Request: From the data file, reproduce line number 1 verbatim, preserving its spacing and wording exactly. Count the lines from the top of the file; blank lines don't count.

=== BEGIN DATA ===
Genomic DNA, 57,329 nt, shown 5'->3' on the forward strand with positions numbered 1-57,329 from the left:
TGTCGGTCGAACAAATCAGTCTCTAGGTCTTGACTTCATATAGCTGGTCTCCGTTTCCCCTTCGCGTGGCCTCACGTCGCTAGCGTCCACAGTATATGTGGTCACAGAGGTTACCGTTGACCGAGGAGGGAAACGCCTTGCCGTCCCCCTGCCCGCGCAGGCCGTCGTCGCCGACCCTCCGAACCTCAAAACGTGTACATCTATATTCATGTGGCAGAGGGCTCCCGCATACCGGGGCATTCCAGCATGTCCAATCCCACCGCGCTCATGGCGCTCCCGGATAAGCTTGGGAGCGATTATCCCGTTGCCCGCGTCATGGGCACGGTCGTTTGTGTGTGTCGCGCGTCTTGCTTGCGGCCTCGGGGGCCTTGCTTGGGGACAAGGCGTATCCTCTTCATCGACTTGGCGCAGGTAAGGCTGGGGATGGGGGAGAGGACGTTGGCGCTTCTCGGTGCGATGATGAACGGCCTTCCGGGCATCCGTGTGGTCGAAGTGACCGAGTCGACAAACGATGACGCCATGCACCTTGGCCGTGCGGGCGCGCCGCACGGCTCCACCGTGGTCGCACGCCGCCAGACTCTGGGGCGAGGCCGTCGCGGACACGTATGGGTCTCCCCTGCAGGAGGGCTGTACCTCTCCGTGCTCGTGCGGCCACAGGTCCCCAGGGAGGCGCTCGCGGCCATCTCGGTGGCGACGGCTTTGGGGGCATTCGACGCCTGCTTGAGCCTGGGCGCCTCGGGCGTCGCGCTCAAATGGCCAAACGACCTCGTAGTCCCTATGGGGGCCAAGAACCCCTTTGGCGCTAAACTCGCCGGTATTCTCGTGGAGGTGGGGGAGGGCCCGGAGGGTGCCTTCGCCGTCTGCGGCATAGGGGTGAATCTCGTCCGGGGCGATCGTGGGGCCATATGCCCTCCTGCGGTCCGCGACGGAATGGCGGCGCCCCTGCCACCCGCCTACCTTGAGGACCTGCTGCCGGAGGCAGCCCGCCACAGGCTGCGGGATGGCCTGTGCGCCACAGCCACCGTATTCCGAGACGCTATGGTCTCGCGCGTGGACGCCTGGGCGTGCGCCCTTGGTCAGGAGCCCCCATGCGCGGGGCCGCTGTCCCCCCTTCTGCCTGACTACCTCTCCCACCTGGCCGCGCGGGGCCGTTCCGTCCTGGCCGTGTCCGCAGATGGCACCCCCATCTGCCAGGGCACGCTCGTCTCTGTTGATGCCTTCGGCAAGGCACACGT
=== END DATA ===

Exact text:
Genomic DNA, 57,329 nt, shown 5'->3' on the forward strand with positions numbered 1-57,329 from the left: